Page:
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Radio giants NPR and iHeartRadio dominate podcast listening

Podcast analytics company Podtrac released its rankings for the top 10 podcast publishers, and it’s dominated by traditional media. What does this mean for smaller podcasts?

Radio giants NPR and iHeartRadio dominate podcast listening
[Photo: rakhmat suwandi/Unsplash]

It’s estimated that there are more than 700,000 active podcasts today. While the low barrier to entry has given rise to the running joke that everyone has a podcast, the saturated market can make it difficult to grow an audience.

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One thing that might help: Build a multi-million-dollar radio empire first and then segue into podcasting.

Podcast analytics company Podtrac released its rankings for July’s top podcasting publishers in the U.S. Podtrac only tracks companies that sign up for their service, allowing them access to their data—and according to their most recent figures, NPR came out on top with a unique monthly audience in the U.S. of 20,775,000 and global downloads or streams of 141,376,000 across 60 shows. iHeartRadio came in second, with 18,419,000 uniques and 127,873,000 downloads/streams across 244 shows.

While PRX, the distributor of This American Life and The Moth, took the No. 3 spot, there’s a sizable gap between its figures and the radio giants, with 9,369,000 uniques and 62,045,000 downloads/streams.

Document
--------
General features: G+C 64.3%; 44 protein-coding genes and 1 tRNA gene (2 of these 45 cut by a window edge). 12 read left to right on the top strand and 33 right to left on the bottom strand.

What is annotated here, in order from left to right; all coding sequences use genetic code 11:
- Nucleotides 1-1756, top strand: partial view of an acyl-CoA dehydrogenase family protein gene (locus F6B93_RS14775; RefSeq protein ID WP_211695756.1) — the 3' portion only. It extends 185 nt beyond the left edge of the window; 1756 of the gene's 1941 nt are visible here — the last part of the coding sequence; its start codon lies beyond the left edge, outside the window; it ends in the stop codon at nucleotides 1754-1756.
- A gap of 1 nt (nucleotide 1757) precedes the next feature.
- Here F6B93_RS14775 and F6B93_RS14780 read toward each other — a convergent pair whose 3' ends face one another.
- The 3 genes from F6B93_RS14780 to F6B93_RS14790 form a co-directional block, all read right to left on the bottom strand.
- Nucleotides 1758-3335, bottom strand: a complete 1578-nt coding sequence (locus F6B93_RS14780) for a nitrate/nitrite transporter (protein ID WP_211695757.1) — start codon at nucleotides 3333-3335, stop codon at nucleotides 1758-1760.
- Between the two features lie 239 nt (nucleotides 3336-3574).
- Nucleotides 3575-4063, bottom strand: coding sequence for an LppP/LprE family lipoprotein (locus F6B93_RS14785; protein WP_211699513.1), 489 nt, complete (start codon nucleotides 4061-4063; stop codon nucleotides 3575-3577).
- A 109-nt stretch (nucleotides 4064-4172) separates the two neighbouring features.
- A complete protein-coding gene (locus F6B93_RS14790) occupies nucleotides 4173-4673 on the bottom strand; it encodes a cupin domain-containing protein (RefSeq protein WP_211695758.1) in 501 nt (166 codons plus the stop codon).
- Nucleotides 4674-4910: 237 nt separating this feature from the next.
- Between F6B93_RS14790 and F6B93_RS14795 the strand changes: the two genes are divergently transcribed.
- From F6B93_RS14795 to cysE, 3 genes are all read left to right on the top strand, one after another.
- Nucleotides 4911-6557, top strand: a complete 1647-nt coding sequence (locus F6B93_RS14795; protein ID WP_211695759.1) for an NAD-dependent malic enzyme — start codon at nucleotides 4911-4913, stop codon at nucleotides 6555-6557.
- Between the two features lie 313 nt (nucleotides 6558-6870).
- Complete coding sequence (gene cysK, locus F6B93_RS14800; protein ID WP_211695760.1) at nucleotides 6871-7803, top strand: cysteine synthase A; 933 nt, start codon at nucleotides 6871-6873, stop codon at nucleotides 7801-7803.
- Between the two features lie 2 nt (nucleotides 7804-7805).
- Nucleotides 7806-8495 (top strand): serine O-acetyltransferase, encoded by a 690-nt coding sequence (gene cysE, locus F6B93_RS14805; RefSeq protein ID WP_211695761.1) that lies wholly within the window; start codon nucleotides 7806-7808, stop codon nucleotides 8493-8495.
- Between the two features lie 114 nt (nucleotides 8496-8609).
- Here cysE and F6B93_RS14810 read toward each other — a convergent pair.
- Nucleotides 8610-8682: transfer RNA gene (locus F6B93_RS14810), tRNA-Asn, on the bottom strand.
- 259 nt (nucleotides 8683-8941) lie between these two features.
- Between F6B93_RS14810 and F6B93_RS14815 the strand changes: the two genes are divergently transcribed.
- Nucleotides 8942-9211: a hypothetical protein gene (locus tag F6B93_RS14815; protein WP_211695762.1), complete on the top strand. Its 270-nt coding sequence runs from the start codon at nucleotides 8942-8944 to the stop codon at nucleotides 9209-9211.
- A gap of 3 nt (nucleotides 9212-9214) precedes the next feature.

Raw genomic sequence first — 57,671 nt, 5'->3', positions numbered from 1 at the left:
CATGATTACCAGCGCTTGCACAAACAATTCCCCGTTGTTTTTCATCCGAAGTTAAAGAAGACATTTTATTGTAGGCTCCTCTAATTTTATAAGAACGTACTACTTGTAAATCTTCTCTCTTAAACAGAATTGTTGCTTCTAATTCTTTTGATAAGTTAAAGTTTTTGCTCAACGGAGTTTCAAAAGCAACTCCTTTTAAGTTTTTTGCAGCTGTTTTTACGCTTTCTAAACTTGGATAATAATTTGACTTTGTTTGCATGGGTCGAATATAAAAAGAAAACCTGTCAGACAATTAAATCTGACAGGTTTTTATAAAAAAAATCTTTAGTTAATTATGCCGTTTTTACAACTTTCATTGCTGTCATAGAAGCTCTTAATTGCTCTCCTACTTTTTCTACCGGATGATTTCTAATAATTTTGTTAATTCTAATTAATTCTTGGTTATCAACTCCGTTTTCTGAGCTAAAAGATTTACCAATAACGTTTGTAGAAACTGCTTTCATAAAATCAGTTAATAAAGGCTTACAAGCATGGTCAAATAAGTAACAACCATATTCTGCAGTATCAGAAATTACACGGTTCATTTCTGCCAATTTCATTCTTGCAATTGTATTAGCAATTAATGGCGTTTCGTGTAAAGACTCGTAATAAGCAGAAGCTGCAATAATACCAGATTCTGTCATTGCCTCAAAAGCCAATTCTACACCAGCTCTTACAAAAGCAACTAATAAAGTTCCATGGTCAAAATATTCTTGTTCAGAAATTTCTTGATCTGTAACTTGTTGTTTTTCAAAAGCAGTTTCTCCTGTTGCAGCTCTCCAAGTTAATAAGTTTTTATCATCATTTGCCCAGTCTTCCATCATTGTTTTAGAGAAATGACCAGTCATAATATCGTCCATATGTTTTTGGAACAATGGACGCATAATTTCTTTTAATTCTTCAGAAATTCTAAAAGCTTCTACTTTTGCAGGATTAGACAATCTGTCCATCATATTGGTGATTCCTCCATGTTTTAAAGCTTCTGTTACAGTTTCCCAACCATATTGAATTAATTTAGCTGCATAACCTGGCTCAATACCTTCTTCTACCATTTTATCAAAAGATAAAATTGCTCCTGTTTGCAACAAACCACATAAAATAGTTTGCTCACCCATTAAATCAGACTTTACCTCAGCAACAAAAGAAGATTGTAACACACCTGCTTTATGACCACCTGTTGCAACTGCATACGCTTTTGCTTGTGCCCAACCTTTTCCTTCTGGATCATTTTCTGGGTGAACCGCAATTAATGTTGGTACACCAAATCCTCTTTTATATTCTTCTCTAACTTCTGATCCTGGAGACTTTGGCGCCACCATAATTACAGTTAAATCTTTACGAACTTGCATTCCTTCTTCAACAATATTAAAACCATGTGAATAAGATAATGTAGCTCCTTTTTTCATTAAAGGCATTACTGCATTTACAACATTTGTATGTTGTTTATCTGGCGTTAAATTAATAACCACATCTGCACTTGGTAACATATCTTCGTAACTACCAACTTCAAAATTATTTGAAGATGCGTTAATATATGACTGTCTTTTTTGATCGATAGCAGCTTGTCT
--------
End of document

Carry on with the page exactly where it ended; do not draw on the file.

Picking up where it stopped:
Still, the results show the top three podcast publishers come from the traditional radio business, 6 of the top 10 have significant radio distribution and audience, 7 of the top 10 are traditional media businesses, and 9 of the top 10 are part of existing media enterprises that extended their reach into podcasting. Only Wondery is a pure-play podcasting company, albeit one designed to get its shows turned into TV.

It’s no mystery that radio organizations with such wide reach would also pull in sizable podcast audiences. For better or worse, it’s that kind of numbers that have made advertisers take notice of the podcast industry. Podcast ad spending is projected to double to $1.6 billion by 2022, according to research firm WARC. But that number still pales in comparison to how much advertisers are willing to spend on other forms of media, like TV ($74 billion by 2021). The reason: There’s more data on who’s consuming what.

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This is where smaller podcasts can make their mark.

The conventional wisdom of advertising is going where there’s the biggest audience. However, what’s still very nascent in the podcast industry are metrics, more specifically, those that can signify specific audiences. Smaller, more niche podcasts may not pull in the same numbers as NPR or iHeartRadio, but they could provide the targeted focus that some advertisers are looking for—a concept similar to brands flocking to microinfluencers on social media. There seems to be some traction in this space, with platforms like Anchor rethinking brand monetization options for smaller podcasts.

But for all the talk about radio being disrupted by the rise of podcasting, seems like thus far radio is making the transition quite nicely.

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About the author

KC covers entertainment and pop culture for Fast Company. Previously, KC was part of the Emmy Award-winning team at "Good Morning America," where he was the social media producer.

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